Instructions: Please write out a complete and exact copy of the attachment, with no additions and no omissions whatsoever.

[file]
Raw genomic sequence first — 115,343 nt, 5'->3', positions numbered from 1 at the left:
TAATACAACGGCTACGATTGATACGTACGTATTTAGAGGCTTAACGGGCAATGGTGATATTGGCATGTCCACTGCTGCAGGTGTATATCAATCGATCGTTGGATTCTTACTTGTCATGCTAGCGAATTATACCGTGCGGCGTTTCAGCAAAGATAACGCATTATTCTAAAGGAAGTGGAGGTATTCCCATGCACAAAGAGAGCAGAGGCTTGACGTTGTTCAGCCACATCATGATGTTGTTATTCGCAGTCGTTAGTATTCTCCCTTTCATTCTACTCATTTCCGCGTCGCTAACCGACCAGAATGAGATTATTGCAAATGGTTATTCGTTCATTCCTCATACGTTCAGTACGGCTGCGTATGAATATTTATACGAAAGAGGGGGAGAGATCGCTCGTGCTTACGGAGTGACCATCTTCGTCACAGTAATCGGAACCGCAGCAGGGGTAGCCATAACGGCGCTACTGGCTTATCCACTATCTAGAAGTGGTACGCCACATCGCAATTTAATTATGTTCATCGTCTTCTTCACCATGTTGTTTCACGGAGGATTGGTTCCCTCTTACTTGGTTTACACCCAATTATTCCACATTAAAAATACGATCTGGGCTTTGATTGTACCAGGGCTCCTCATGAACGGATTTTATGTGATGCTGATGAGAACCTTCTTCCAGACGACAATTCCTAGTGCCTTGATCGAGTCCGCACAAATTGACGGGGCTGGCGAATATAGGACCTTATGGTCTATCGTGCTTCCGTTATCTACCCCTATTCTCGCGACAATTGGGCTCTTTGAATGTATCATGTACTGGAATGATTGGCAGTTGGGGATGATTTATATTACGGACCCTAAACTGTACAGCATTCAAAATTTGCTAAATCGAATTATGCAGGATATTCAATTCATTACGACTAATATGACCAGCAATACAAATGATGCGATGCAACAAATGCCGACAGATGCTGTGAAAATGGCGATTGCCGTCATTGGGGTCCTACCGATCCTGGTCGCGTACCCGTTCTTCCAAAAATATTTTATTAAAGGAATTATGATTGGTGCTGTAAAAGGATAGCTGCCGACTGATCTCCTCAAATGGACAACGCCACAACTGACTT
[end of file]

Raw genomic sequence first — 115,343 nt, 5'->3', positions numbered from 1 at the left:
TAATACAACGGCTACGATTGATACGTACGTATTTAGAGGCTTAACGGGCAATGGTGATATTGGCATGTCCACTGCTGCAGGTGTATATCAATCGATCGTTGGATTCTTACTTGTCATGCTAGCGAATTATACCGTGCGGCGTTTCAGCAAAGATAACGCATTATTCTAAAGGAAGTGGAGGTATTCCCATGCACAAAGAGAGCAGAGGCTTGACGTTGTTCAGCCACATCATGATGTTGTTATTCGCAGTCGTTAGTATTCTCCCTTTCATTCTACTCATTTCCGCGTCGCTAACCGACCAGAATGAGATTATTGCAAATGGTTATTCGTTCATTCCTCATACGTTCAGTACGGCTGCGTATGAATATTTATACGAAAGAGGGGGAGAGATCGCTCGTGCTTACGGAGTGACCATCTTCGTCACAGTAATCGGAACCGCAGCAGGGGTAGCCATAACGGCGCTACTGGCTTATCCACTATCTAGAAGTGGTACGCCACATCGCAATTTAATTATGTTCATCGTCTTCTTCACCATGTTGTTTCACGGAGGATTGGTTCCCTCTTACTTGGTTTACACCCAATTATTCCACATTAAAAATACGATCTGGGCTTTGATTGTACCAGGGCTCCTCATGAACGGATTTTATGTGATGCTGATGAGAACCTTCTTCCAGACGACAATTCCTAGTGCCTTGATCGAGTCCGCACAAATTGACGGGGCTGGCGAATATAGGACCTTATGGTCTATCGTGCTTCCGTTATCTACCCCTATTCTCGCGACAATTGGGCTCTTTGAATGTATCATGTACTGGAATGATTGGCAGTTGGGGATGATTTATATTACGGACCCTAAACTGTACAGCATTCAAAATTTGCTAAATCGAATTATGCAGGATATTCAATTCATTACGACTAATATGACCAGCAATACAAATGATGCGATGCAACAAATGCCGACAGATGCTGTGAAAATGGCGATTGCCGTCATTGGGGTCCTACCGATCCTGGTCGCGTACCCGTTCTTCCAAAAATATTTTATTAAAGGAATTATGATTGGTGCTGTAAAAGGATAGCTGCCGACTGATCTCCTCAAATGGACAACGCCACAACTGACTT